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Species Conservation Issues In The Southeast Of England

2369 words - 9 pages

The increasing rate of environmental change is currently a global issue. This could be observed in measurements, such as a temperature fluctuation, rise of water level or could be observed physically such as population fluctuation. Most species vulnerable to such environmental change try to adapt to such changes. The rest die trying to or fly away avoiding them. The theory of Darwinian evolution is simply denoted stating survival of the fittest; making the weak eliminated. While conservationists struggle to conserve the genes that cannot cope with the rapid environmental changes, unexpected domination of species causes a lot of damages to nature. One such drastic outcome is the spreading and co- domination of invasive species. Invasive Alien species (IAS) also categorised under non native species is one massive conservation issues that Southeast England is currently facing.
Invasive species could not be defined simply, since the outcome of such species differentiates individually. IAS could be called as a species subspecies or lower taxon that is not naturally occurring at a given locality at a given time, yet introduced to that area, where they could compete or cause damage to species existing in the area, in short or long term. Several of these factors independently or collectively present in a species could make a species an IAS. Similarly, there is a group called Non-native species (NNS), those of which introduced by humans outside of their natural or native range. However Invasive Non-native Species (INNS ) are those which cause unwanted environmental or social impacts by spreading fast and becoming incredibly abundant in the environment (UNEP, 2005,). It is not well understood why some species become invasive and others don’t, but it is thought that non-native species are more likely to become invasive than native species (Vila´ et al., 2009).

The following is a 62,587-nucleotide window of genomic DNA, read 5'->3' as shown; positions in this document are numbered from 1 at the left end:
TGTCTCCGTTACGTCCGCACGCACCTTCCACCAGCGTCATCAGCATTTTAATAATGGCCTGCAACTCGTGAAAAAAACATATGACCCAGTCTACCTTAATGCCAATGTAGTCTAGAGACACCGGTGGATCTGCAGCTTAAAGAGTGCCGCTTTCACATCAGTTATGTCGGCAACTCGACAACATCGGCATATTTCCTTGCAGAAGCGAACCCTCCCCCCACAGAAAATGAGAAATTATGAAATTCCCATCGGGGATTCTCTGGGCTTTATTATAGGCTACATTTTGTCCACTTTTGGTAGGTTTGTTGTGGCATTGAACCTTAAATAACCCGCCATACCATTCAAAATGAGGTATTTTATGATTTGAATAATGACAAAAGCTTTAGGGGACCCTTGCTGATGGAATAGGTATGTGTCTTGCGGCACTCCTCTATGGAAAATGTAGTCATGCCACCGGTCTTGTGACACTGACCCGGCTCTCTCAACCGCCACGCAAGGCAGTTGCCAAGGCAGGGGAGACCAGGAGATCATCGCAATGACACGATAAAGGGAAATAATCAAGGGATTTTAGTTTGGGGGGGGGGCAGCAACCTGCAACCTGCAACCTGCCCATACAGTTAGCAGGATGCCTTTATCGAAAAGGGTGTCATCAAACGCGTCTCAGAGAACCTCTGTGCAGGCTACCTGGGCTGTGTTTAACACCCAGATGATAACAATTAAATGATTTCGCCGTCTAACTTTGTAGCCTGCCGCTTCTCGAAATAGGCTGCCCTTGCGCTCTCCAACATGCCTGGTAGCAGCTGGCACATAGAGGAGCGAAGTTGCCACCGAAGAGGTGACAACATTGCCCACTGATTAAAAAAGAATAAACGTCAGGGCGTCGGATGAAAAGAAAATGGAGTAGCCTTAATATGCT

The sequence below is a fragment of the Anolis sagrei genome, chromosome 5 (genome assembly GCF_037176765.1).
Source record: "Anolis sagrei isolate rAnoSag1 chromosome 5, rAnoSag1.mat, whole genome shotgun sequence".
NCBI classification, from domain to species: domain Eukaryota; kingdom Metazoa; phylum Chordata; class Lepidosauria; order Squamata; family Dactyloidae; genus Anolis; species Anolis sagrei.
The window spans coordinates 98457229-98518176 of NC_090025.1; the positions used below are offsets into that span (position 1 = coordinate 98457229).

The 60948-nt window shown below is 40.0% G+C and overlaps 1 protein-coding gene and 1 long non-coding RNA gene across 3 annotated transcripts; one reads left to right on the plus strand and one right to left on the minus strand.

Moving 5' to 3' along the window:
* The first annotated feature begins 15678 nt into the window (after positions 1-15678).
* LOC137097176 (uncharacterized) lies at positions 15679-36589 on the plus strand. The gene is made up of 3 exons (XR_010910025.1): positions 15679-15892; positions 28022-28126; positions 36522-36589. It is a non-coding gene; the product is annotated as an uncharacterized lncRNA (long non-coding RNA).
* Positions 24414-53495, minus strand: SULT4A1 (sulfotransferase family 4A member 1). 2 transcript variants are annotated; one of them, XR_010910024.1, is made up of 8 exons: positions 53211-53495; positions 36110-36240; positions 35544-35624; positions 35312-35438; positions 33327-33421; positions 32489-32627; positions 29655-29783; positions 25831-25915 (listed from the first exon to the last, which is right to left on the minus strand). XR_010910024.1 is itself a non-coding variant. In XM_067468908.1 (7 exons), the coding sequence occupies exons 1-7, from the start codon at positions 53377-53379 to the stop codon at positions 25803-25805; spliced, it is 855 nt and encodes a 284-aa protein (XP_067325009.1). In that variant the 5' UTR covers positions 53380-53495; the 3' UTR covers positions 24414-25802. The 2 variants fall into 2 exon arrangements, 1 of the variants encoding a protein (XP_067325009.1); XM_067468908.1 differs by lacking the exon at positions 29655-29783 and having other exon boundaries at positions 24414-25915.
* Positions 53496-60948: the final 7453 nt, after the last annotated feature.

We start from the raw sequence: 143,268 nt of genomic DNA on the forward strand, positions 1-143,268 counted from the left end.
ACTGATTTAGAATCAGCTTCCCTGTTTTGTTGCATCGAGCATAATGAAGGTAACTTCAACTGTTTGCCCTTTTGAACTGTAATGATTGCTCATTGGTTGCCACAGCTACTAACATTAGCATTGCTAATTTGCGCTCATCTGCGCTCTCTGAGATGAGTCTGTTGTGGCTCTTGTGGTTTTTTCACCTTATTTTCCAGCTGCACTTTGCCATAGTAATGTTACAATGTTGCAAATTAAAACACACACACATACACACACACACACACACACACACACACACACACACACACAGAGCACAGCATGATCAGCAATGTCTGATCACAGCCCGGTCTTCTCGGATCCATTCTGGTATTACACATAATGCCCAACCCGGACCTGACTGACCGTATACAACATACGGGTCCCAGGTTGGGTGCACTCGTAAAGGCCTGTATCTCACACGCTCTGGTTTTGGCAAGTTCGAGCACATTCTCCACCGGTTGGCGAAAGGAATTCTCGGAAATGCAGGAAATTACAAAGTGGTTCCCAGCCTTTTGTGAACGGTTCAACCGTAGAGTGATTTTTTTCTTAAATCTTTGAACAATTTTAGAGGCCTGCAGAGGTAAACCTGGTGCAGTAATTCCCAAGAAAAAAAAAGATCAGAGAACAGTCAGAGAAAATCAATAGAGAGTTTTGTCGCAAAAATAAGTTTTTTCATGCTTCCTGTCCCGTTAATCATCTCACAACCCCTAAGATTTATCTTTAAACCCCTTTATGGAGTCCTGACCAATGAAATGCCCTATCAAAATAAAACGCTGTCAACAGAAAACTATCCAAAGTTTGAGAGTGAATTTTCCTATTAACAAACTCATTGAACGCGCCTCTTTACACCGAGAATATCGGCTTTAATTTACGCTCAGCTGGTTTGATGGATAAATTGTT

Due to global trade and movement patterns, the impacts of alien invaders have grown globally (Hulme, 2009). Invasive alien species alter ecosystem processes decreasing native species abundance and richness through competition, predation, and hybridization (Blackburn et al., 2004). They also can change community structure (Hulme, 2009) and alter genetic diversity (Ellstrand & Schierenbeck, 2000) of naturally occurring species. In UK, for instance, the large majority of invasive species decreases diversity and change natural community structure, whereas few directly harm ‘threatened species’ (Vila´ et al., 2009). Increases in the number and spread of alien species appear to be directly proportional to increases in trade and transport, particularly over the last 25 years (Hulme et al., 2009). This issue of speeding of the IAS, was given concern in the Convention on Biological Diversity’s (CBD) and under ‘Threats to biodiversity’ (UNEP, 2005,). The 2010 Biodiversity Target is to achieve significant reduction in the current rate of biodiversity loss at the global, regional and national level, as a...

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